By WYNNE GRAY

Well after the All Blacks all but parcelled up the Tri-Nations series, the buzz around Kings Park in Durban was about the on-field assault of Irish referee David McHugh.

No other topic got lengthy discussion. Wherever you moved, there were questions about his health, ground security, the reaction of the players in the unprecedented disgrace and unanimous condemnation.

It was evil and cowardly. It had been a frightening glimpse at what might have been if the assailant had been carrying a knife like the fan who attacked tennis player Monica Seles.

Replacement touch judge Jonathan Kaplan was aghast, recalling the time he was pelted with bottles in Wellington, the attack on George Gregan at Rotorua, Deon Kayser being tackled at Ballymore and the streakers who interrupted last week's Bledisloe Cup clash.

In attacks on referees, it was worse than that by French captain Daniel Dubroca, who shoved and remonstrated with New Zealand referee Dave Bishop in the tunnel during the 1991 World Cup.

McHugh, a Cork greengrocer who equalled the Irish record in controlling his 23rd test, was taken from the ground with a dislocated left shoulder after a burly Springbok supporter grappled with him.

After some painkillers, and having his shoulder put back in, McHugh made it back to the referees' room soon after the game finished.

But he looked very shaken as Springbok doctor Uli Schmidt warned he should be closely watched for a few hours.

Within an hour McHugh fainted in the dressing room and All Black doctor John Mayhew was summoned to provide further assistance. McHugh was then taken back to his hotel for observation.

There had been All Black concerns before the test that McHugh might have been swayed by his week staying in the Springbok hotel.

But by halftime there was just green fury in the 52,000 crowd who had been incensed by a variety of McHugh's rulings.

One delivered a penalty try to the All Blacks, another disallowed, for obstruction, what appeared to be a legitimate Springbok try to Breyton Paulse, and he also refused to let de Wet Barry go to the sideline for a bloodbin substitution.

The halftime hubbub had only just eased when chaos occurred.

As McHugh set a scrum in the All Black 22, the intruder made his move. He ran on to the ground, round the side of the scrum past All Black flanker Richard McCaw, and collared McHugh, wrenching his shoulder.

"I was sort of bumped into by the ref and then saw what was happening," McCaw said later. "No one should be put at risk like that and he [the assailant] got what he deserved."

As players from both sides dragged the attacker away and pinned him down, Springbok lock A. J. Venter hit him several times in the face.

"We as South Africans are very much embarrassed by the whole situation," he said. "We don't promote that kind of thing. The only thing I saw was him tackling the ref. I had my head in the scrum and at the end of the day I protected the ref."

All Black No 8 Scott Robertson added: "It was the most bizarre thing I have seen in a game. Our first reaction was to help the ref."

The test was halted for seven minutes as McHugh was taken from the field on a mobile stretcher, English touch judge Chris White was wired up as the replacement to control the match, and Kaplan brought from the bench to run touch.

The All Blacks felt the delay helped the Springboks, even though the scores were level at 17-17.

"We had wanted to keep the tempo up, but this gave them an extra rest in what had been a very fast game in the heat," Robertson said.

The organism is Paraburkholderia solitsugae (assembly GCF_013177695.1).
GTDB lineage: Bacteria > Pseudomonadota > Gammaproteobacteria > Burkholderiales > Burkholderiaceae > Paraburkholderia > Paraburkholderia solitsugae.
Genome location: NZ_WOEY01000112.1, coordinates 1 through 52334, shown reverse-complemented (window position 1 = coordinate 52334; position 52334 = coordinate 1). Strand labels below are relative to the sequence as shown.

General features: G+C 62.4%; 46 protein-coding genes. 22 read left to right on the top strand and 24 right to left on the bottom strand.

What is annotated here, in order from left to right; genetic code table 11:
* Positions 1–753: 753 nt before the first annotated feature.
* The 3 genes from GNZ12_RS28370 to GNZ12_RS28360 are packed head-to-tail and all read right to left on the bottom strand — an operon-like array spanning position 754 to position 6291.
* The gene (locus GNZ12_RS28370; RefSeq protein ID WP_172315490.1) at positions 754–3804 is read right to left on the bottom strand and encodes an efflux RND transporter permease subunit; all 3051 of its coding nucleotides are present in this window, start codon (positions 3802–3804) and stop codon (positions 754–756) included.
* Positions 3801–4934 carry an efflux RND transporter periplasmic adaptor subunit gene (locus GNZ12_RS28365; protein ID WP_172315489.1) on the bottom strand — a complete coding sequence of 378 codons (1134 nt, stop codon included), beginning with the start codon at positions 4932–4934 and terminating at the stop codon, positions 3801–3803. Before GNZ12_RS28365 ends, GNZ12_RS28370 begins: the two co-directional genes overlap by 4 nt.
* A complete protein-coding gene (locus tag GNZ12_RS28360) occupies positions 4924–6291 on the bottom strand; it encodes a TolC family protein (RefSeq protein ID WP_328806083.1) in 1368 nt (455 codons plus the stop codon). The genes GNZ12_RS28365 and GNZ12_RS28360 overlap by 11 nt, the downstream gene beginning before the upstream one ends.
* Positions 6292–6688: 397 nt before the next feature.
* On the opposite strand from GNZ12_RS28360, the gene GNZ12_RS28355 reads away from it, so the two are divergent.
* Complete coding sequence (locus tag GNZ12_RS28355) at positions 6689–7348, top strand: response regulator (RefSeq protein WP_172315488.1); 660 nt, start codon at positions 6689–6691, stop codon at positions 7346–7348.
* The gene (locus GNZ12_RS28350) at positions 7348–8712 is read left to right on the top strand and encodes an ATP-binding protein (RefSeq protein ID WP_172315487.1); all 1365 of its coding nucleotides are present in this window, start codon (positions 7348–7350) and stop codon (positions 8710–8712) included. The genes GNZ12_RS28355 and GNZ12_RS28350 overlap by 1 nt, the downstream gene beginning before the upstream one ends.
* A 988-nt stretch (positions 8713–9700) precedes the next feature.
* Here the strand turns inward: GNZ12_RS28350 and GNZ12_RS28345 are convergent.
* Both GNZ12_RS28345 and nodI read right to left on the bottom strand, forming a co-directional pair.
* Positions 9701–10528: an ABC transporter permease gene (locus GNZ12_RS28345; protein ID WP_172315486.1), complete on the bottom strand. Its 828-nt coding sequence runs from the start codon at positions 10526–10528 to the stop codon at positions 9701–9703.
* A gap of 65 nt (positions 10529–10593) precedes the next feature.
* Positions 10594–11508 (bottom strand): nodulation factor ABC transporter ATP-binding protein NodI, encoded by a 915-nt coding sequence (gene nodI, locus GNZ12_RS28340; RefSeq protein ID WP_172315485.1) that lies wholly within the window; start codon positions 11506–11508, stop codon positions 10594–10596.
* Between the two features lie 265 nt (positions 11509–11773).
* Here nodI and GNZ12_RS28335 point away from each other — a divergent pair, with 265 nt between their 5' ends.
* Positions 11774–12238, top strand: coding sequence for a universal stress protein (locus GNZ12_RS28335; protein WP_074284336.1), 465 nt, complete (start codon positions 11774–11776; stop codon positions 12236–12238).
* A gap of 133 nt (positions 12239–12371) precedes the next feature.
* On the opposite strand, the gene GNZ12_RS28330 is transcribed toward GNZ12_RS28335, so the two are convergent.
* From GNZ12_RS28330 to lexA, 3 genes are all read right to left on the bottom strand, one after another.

The Boks reasserted themselves, using their small men such as Breyton Paulse, Andre Pretorius and Brent Russell in a number of counter-attacks which stretched the All Black defence.

Several more marginal calls went against the home side in the All Black 22, decisions which soon had the crowd as furious with White as they had been with McHugh.

There was a further unchecked invasion from a Bok supporter who ran between the Springbok posts and planted a South African flag, an act which brought no response from security forces or police.

After repelling the Bok thrusts, the All Blacks returned the fire, with McCaw denied a try from a driving maul in the corner where James Dalton was awarded his contentious try to beat the visitors four years ago.

But from subsequent quick phase play, Aaron Mauger was set free with an overlap, his pace too much for a covering Bok forward, giving the All Blacks the lead and the bonus point they had come for. Andrew Mehrtens converted.

"It was a bit of a mismatch for me, there were some big frames out wide," Mauger suggested in downplaying his effort.

Round all this drama, the ground clock was doing its own thing.

With it still showing nine minutes left, Pretorius opted for a shot at goal. As stand-in skipper Bob Skinstad queried the time left, the clock suddenly altered to show four minutes remaining, a change confirmed by White to Skinstad's obvious disgust.

"We were holding on," McCaw revealed. "It is the most poked I have been in a game."

The kick missed and soon after when the hooter sounded, replacement halfback Byron Kelleher slammed a punt into touch, leaving the All Blacks 30-23 victors and favourites to take the Tri-Nations unless the Wallabies pull off a win by 26 points or more, with at least four tries for the bonus point, this weekend at Ellis Park.

It had been a courageous comeback on a most dramatic afternoon.

The All Blacks started badly again, conceding a first-minute try to Neil de Kock, but using the width of the ground they exposed some Bok defensive alignments, gathering three first-half tries and their confidence.

The win did not arrive until very late, but after the Bledisloe Cup anguish last week, they got the rub of the green to go a long way towards replenishing the NZRFU trophy cabinet.

All Blacks test schedule/scoreboard